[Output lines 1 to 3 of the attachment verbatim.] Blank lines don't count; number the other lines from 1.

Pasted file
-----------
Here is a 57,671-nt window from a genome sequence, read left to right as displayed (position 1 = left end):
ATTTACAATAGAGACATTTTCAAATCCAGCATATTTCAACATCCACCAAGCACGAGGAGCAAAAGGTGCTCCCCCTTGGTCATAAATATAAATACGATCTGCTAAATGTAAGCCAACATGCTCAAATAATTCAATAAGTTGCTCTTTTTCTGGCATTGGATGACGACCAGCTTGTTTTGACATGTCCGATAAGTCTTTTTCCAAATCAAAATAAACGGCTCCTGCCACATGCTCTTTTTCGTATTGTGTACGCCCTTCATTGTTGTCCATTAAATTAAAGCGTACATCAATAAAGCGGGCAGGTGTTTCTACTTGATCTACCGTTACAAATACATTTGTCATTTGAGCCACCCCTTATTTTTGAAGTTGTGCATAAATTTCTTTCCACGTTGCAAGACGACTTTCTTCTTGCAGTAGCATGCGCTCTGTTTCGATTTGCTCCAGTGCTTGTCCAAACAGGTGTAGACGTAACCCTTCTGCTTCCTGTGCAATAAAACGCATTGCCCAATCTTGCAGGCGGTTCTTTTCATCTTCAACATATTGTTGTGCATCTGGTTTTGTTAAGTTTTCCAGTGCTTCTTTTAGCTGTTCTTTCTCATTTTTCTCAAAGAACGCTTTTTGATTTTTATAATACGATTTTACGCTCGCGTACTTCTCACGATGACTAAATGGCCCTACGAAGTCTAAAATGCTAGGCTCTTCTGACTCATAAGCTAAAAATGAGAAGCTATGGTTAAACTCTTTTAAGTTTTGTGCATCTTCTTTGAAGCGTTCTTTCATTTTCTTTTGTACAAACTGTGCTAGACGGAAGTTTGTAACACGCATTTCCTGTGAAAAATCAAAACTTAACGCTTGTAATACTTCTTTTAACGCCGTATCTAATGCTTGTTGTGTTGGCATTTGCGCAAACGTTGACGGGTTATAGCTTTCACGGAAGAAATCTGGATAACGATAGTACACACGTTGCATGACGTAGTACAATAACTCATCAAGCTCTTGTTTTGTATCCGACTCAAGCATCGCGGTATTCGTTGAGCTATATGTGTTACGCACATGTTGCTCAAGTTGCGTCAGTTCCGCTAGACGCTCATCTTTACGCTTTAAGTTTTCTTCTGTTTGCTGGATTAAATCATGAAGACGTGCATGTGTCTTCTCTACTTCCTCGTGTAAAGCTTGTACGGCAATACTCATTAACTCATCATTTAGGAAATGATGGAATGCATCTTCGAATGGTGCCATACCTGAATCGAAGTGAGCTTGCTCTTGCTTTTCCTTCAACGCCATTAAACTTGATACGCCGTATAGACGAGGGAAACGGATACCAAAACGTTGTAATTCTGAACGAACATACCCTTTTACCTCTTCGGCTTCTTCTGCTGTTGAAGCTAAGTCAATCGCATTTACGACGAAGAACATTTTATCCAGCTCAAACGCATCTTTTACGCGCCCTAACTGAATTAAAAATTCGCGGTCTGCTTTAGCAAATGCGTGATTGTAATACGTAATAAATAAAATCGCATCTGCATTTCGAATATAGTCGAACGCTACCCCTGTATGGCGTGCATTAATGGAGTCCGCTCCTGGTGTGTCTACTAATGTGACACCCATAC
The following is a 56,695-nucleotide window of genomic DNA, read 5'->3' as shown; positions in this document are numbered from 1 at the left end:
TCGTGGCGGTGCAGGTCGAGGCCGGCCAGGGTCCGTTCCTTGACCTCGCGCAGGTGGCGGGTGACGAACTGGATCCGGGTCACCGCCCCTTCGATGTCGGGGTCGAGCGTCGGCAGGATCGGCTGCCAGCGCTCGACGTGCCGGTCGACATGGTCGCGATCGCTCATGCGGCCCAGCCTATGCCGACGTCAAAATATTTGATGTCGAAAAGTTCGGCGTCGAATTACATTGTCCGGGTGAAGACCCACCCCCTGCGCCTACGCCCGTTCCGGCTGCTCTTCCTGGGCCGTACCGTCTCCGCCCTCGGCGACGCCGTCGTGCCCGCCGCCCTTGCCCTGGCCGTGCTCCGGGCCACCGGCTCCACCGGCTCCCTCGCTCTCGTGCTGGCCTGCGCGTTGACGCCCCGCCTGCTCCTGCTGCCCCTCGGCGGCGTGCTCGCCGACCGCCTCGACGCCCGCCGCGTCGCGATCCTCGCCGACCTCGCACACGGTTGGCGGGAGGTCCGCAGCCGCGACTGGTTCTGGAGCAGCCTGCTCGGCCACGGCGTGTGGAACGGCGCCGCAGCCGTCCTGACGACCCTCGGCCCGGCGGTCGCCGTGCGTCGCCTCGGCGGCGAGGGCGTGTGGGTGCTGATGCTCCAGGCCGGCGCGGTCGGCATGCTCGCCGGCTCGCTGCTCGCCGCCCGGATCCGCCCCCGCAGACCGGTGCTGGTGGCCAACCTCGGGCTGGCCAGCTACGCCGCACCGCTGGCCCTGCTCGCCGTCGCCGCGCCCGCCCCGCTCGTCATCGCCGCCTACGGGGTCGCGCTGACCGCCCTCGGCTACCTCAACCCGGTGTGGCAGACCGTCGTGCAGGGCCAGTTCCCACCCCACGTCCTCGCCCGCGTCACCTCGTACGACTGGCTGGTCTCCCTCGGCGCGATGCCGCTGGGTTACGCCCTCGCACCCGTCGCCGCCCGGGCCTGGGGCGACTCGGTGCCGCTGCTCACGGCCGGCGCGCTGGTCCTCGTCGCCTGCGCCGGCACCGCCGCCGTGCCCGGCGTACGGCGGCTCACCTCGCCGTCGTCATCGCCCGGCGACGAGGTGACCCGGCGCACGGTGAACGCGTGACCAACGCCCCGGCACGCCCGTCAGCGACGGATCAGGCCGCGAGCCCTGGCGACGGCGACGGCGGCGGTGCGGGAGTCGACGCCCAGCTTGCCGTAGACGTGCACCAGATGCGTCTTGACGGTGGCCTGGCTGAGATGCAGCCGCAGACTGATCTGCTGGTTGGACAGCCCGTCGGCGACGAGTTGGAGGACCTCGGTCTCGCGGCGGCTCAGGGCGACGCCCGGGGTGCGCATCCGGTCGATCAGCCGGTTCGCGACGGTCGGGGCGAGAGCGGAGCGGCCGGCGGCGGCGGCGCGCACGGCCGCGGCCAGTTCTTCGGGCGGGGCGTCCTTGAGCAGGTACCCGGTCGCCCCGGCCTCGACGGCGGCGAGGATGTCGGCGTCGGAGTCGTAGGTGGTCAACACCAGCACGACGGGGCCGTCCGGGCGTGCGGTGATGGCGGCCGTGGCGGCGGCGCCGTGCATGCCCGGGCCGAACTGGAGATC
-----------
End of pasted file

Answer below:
Here is a 57,671-nt window from a genome sequence, read left to right as displayed (position 1 = left end):
ATTTACAATAGAGACATTTTCAAATCCAGCATATTTCAACATCCACCAAGCACGAGGAGCAAAAGGTGCTCCCCCTTGGTCATAAATATAAATACGATCTGCTAAATGTAAGCCAACATGCTCAAATAATTCAATAAGTTGCTCTTTTTCTGGCATTGGATGACGACCAGCTTGTTTTGACATGTCCGATAAGTCTTTTTCCAAATCAAAATAAACGGCTCCTGCCACATGCTCTTTTTCGTATTGTGTACGCCCTTCATTGTTGTCCATTAAATTAAAGCGTACATCAATAAAGCGGGCAGGTGTTTCTACTTGATCTACCGTTACAAATACATTTGTCATTTGAGCCACCCCTTATTTTTGAAGTTGTGCATAAATTTCTTTCCACGTTGCAAGACGACTTTCTTCTTGCAGTAGCATGCGCTCTGTTTCGATTTGCTCCAGTGCTTGTCCAAACAGGTGTAGACGTAACCCTTCTGCTTCCTGTGCAATAAAACGCATTGCCCAATCTTGCAGGCGGTTCTTTTCATCTTCAACATATTGTTGTGCATCTGGTTTTGTTAAGTTTTCCAGTGCTTCTTTTAGCTGTTCTTTCTCATTTTTCTCAAAGAACGCTTTTTGATTTTTATAATACGATTTTACGCTCGCGTACTTCTCACGATGACTAAATGGCCCTACGAAGTCTAAAATGCTAGGCTCTTCTGACTCATAAGCTAAAAATGAGAAGCTATGGTTAAACTCTTTTAAGTTTTGTGCATCTTCTTTGAAGCGTTCTTTCATTTTCTTTTGTACAAACTGTGCTAGACGGAAGTTTGTAACACGCATTTCCTGTGAAAAATCAAAACTTAACGCTTGTAATACTTCTTTTAACGCCGTATCTAATGCTTGTTGTGTTGGCATTTGCGCAAACGTTGACGGGTTATAGCTTTCACGGAAGAAATCTGGATAACGATAGTACACACGTTGCATGACGTAGTACAATAACTCATCAAGCTCTTGTTTTGTATCCGACTCAAGCATCGCGGTATTCGTTGAGCTATATGTGTTACGCACATGTTGCTCAAGTTGCGTCAGTTCCGCTAGACGCTCATCTTTACGCTTTAAGTTTTCTTCTGTTTGCTGGATTAAATCATGAAGACGTGCATGTGTCTTCTCTACTTCCTCGTGTAAAGCTTGTACGGCAATACTCATTAACTCATCATTTAGGAAATGATGGAATGCATCTTCGAATGGTGCCATACCTGAATCGAAGTGAGCTTGCTCTTGCTTTTCCTTCAACGCCATTAAACTTGATACGCCGTATAGACGAGGGAAACGGATACCAAAACGTTGTAATTCTGAACGAACATACCCTTTTACCTCTTCGGCTTCTTCTGCTGTTGAAGCTAAGTCAATCGCATTTACGACGAAGAACATTTTATCCAGCTCAAACGCATCTTTTACGCGCCCTAACTGAATTAAAAATTCGCGGTCTGCTTTAGCAAATGCGTGATTGTAATACGTAATAAATAAAATCGCATCTGCATTTCGAATATAGTCGAACGCTACCCCTGTATGGCGTGCATTAATGGAGTCCGCTCCTGGTGTGTCTACTAATGTGACACCCATAC
The following is a 56,695-nucleotide window of genomic DNA, read 5'->3' as shown; positions in this document are numbered from 1 at the left end: